gingerbread house

In his Autumn Statement, George Osborne announced that he would introduce a tax for people who live overseas and own a second property in the UK. It's a capital gains tax (CGT) charge, so it will be payable when they sell up, on any profit that they make from owning the home. The idea is to level the playing field with UK buyers, who already have to pay CGT on any profits on a second home.

So will there be a sudden outpouring of foreign owners, and a house price collapse?




The prime market in central London is 70%-owned by oversees buyers. Multi-millionaires with homes in a number of cities tend to snap up a London pad as part of the lifestyle. So will this section of the market suffer, and will we see the effect trickle down to more normal houses too?

So how will they react?

For some foreign owners, the change will make absolutely no difference at all. Ronnie Ludwig, partner in the Private Wealth Group at accountants Saffery Champness, pointed out that residents in most of Europe, and countries like the US, currently have to pay taxes equivalent to CGT in their home country when they sell a second home in the UK. The change would simply mean they pay the bill in the UK instead, and the double-taxation agreement with their home nation would exempt them from the bill at home.

David Bell, Senior Wealth Planner, of Lombard Odier added that: "For privacy reasons many non UK residents from low-tax economies own properties through companies. Capital gains generated on UK homes worth more than £2 million, owned through a company, have been taxable since April 2013."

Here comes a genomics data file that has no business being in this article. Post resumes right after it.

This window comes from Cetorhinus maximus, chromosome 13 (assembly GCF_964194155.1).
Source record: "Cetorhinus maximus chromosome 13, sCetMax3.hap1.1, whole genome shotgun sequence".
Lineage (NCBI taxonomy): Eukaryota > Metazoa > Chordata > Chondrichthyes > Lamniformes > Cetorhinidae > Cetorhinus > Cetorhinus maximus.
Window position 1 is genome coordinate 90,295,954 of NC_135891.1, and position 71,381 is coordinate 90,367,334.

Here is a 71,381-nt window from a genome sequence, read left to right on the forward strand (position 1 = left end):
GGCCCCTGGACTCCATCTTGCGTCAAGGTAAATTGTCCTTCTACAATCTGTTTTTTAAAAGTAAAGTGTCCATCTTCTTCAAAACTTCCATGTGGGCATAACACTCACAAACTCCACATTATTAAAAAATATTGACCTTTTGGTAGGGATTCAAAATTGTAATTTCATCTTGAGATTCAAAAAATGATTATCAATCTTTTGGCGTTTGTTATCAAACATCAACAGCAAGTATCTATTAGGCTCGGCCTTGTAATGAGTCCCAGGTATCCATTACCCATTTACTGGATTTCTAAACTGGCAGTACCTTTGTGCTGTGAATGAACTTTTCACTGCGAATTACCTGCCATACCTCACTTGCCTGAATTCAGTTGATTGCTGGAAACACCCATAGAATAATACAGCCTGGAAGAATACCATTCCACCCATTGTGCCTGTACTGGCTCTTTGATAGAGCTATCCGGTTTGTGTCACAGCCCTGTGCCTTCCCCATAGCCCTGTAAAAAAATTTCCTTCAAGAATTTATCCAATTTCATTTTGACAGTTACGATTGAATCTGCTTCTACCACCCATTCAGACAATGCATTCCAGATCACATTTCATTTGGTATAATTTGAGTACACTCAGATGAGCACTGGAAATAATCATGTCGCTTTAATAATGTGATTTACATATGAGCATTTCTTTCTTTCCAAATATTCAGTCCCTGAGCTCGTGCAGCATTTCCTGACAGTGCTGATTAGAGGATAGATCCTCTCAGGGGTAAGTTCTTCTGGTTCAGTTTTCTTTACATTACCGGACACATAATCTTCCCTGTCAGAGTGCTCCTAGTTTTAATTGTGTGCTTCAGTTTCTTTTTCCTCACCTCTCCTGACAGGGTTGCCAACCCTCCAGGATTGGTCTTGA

Impact

However, for others this is a significant change. Ludwig explains: "By contrast, those resident in lower tax jurisdictions than the UK, for example in the Gulf states, currently do not pay anything on gains accrued through the sale of UK second homes. This tax will be a real cost to them." So these buyers may start to look elsewhere.

A spokesman from London Central Portfolio argued that while on its own a CGT charge won't put people off: "The cumulative effect of successive taxes introduced in 2011, 2012 and 2013, with regular increases in Stamp Duty and an annual tax on corporate owners, could start to dampen international interest."

There may, therefore be a small outflow of people selling up and investing somewhere more tax-friendly.

Limits

The way that the tax is being brought in will shape how that outflow looks. Sophie Dworetzsky of Withers' tax team says: "The Chancellor has promised that capital gains tax won't apply to property sales by non-residents between now and 2015. After that, the game changes." It means that those who are short-termist and set to suffer could take the opportunity to sell in the next 16 months.

Jamie Morrison, private client partner at chartered accountants, HW Fisher & Company, claims this could end up "throwing a little cold water over London's overheated property market."

However, a trickle of sales is unlikely to turn into a flood because there are still attractions of owning a home in the UK. Karelia Scott-Daniels, managing director of buying agents, Manse & Garret Property Search, asks: "Will this have an effect on prime areas of the London and broader UK market? Not at all. Some short-term investors may sell up ahead of the 2015 deadline but this will not cause a run on the property market in prime areas. Given continued volatility globally, London is simply too stable an investment for internationally mobile individuals."

It's arguable that when a few people choose to leave the market, it will be used as an investment opportunity by those for whom it makes very little difference. So the move will raise tax without significantly affecting the market.

You have to ask why, if this is the case, Osborne didn't do it a long time ago.